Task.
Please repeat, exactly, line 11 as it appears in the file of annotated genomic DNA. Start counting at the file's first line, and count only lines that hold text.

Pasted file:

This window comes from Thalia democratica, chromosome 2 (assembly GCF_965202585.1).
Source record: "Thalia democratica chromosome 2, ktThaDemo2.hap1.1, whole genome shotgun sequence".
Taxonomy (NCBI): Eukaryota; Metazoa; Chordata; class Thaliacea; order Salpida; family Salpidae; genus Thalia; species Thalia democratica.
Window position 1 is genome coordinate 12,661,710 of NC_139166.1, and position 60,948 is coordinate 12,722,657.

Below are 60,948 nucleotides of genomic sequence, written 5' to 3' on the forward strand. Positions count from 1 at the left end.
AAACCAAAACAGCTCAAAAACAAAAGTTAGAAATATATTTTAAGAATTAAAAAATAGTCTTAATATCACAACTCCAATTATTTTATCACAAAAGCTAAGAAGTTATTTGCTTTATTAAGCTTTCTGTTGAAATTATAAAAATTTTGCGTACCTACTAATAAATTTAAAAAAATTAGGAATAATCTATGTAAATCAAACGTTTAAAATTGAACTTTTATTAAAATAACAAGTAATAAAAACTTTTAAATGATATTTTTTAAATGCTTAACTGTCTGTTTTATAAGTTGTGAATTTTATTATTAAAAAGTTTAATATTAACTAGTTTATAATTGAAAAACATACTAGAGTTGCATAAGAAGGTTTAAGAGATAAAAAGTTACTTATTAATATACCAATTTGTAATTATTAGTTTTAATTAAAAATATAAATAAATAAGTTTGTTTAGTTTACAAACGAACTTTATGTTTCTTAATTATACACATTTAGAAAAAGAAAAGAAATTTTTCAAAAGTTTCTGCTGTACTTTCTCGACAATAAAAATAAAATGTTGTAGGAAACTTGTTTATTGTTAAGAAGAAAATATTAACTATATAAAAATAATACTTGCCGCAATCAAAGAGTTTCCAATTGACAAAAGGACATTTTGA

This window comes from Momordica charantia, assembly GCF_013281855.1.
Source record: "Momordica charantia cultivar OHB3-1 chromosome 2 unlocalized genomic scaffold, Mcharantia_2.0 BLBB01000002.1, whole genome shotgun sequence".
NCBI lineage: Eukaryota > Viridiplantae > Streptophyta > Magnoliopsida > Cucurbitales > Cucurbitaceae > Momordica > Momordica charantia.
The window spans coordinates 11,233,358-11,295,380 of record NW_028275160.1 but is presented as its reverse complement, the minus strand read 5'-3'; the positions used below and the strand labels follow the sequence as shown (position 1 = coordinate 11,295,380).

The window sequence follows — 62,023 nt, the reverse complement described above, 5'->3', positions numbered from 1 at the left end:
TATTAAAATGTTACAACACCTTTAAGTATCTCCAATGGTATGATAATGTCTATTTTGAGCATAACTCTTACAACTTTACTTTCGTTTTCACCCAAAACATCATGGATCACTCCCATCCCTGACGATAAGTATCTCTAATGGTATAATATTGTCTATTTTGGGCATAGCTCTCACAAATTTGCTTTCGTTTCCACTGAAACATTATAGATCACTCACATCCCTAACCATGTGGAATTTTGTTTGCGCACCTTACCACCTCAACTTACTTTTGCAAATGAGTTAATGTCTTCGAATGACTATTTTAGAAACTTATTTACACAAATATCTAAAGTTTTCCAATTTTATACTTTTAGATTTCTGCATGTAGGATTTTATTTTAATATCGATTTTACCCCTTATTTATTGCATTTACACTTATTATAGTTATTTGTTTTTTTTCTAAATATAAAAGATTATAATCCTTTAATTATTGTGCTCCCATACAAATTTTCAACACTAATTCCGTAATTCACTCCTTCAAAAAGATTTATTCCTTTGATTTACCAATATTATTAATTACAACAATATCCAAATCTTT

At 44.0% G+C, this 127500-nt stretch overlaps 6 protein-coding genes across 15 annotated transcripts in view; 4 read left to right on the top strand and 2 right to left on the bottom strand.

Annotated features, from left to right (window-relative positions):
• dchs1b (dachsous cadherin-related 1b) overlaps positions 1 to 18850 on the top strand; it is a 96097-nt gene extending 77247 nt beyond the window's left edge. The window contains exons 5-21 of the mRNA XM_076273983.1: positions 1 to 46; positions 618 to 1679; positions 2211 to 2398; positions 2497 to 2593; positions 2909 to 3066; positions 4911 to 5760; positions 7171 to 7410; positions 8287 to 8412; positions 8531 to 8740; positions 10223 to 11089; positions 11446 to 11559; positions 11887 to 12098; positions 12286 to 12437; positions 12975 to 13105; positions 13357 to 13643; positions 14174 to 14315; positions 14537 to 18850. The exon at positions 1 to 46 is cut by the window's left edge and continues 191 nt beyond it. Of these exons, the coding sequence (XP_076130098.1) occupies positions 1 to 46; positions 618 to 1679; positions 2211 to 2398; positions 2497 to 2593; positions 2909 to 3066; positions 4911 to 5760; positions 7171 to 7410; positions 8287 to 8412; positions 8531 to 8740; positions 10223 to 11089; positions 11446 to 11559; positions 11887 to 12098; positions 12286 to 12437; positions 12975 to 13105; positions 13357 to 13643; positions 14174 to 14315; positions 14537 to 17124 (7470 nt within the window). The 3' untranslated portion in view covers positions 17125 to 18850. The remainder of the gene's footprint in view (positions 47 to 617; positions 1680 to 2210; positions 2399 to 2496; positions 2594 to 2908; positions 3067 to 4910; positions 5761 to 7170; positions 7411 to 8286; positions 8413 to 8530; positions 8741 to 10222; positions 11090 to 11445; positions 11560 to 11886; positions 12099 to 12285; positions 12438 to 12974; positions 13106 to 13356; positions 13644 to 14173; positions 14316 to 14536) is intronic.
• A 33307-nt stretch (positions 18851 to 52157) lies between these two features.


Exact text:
The window sequence follows — 62,023 nt, the reverse complement described above, 5'->3', positions numbered from 1 at the left end: